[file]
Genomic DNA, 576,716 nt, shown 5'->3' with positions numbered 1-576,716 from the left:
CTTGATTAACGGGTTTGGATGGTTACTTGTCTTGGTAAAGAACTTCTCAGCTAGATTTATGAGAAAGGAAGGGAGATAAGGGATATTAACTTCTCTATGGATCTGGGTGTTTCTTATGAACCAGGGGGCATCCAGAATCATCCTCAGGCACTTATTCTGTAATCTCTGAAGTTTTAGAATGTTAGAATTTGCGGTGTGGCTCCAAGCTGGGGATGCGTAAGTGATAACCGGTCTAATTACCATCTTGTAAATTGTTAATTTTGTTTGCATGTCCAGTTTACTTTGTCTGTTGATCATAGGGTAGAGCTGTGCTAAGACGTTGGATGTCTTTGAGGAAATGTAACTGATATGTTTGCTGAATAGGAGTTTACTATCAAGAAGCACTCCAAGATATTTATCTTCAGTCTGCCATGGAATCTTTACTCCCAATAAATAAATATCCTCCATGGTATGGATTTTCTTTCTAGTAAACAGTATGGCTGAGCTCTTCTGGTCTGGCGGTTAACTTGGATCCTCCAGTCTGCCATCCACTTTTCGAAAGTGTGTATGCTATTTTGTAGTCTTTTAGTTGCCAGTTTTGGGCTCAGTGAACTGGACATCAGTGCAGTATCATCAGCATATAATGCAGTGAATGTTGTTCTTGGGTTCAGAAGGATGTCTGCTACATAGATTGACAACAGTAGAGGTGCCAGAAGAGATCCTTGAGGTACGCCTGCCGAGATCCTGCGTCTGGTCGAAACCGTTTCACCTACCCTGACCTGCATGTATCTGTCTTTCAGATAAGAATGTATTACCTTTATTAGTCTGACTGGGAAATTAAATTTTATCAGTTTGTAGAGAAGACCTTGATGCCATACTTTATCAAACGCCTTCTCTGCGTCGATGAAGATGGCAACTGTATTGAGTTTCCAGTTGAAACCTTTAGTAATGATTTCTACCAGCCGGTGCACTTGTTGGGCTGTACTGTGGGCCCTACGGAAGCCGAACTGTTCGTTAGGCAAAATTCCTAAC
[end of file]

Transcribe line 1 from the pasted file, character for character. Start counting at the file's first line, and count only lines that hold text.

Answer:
Genomic DNA, 576,716 nt, shown 5'->3' with positions numbered 1-576,716 from the left: